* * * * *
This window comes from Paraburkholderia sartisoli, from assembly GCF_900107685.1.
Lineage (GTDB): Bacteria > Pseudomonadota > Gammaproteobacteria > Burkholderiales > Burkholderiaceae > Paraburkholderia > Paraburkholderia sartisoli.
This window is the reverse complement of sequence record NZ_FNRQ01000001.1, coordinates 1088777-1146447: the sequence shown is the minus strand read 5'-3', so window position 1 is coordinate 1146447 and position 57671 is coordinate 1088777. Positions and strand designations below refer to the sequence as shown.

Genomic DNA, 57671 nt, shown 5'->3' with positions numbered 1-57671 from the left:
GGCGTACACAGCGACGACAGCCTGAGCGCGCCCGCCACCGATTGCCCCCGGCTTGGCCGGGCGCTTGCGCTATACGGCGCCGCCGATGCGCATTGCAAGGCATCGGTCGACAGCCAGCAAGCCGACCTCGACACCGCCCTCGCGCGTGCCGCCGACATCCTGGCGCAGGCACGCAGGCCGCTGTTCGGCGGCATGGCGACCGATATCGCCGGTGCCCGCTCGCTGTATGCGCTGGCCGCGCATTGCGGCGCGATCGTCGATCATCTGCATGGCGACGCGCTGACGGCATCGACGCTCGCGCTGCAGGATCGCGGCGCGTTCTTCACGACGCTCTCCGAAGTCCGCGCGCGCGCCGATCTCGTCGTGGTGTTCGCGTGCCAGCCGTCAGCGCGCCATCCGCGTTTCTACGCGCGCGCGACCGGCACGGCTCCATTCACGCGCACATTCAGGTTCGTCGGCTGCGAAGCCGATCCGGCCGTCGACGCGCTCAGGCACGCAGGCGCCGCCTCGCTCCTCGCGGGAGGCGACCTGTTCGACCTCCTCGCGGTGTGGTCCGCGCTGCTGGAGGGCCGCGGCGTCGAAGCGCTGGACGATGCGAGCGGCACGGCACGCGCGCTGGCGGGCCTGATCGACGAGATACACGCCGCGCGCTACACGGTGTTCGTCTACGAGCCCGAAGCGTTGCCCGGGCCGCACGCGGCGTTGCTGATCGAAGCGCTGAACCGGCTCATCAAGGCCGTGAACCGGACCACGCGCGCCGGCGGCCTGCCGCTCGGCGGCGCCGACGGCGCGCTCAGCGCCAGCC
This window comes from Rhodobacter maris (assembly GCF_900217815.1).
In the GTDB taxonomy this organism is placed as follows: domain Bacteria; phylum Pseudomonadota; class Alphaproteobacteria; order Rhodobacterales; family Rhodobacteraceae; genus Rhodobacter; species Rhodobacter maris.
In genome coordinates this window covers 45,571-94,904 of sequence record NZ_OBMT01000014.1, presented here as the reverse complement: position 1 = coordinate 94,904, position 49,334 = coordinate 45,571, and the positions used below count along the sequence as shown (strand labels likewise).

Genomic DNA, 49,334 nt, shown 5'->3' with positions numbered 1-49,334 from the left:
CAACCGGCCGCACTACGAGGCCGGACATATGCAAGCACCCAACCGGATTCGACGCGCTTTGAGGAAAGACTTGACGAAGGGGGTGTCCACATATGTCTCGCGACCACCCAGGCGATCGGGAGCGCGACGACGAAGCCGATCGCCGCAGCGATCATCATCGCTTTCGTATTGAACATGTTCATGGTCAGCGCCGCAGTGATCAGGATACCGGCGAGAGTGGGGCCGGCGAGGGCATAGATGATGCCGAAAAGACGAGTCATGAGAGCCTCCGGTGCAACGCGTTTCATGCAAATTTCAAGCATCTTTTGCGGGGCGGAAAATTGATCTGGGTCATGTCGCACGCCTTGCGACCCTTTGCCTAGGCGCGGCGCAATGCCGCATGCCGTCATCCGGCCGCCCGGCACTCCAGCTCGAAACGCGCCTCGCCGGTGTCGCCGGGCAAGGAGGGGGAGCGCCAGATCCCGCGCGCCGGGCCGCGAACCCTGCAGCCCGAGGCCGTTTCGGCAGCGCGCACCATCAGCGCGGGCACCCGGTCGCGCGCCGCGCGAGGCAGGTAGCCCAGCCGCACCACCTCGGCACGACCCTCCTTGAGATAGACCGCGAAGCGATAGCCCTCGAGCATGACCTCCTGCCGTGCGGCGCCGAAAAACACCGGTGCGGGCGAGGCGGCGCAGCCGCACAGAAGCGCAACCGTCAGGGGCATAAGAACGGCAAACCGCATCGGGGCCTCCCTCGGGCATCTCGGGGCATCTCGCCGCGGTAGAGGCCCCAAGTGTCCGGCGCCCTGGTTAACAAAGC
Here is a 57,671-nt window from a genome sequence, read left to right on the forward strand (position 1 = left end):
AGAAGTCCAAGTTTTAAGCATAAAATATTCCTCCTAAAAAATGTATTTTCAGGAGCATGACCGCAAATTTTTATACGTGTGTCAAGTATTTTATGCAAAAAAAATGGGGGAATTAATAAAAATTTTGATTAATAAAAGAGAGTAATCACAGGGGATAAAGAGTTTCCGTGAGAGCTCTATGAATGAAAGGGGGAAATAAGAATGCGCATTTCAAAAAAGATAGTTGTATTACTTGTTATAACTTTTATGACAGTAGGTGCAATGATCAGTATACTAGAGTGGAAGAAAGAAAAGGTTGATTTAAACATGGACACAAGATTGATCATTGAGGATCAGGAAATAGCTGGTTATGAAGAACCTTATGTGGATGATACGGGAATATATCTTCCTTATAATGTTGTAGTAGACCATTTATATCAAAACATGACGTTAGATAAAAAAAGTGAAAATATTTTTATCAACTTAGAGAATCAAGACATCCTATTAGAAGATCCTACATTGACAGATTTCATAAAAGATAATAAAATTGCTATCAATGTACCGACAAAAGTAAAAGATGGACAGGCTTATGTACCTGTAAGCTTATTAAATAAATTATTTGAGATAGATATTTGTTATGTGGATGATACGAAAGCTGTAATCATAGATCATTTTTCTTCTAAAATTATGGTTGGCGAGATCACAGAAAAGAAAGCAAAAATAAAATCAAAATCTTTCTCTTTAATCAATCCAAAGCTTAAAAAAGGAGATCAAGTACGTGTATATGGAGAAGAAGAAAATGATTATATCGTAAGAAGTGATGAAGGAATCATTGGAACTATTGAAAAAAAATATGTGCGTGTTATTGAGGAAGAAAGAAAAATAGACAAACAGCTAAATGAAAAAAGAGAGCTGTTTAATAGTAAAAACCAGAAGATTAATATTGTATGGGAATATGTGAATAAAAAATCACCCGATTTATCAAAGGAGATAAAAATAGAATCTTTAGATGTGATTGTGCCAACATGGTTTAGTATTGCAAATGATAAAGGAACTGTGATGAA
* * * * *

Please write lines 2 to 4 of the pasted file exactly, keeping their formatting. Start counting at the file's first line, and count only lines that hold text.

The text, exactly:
Lineage (GTDB): Bacteria > Pseudomonadota > Gammaproteobacteria > Burkholderiales > Burkholderiaceae > Paraburkholderia > Paraburkholderia sartisoli.
This window is the reverse complement of sequence record NZ_FNRQ01000001.1, coordinates 1088777-1146447: the sequence shown is the minus strand read 5'-3', so window position 1 is coordinate 1146447 and position 57671 is coordinate 1088777. Positions and strand designations below refer to the sequence as shown.

Genomic DNA, 57671 nt, shown 5'->3' with positions numbered 1-57671 from the left: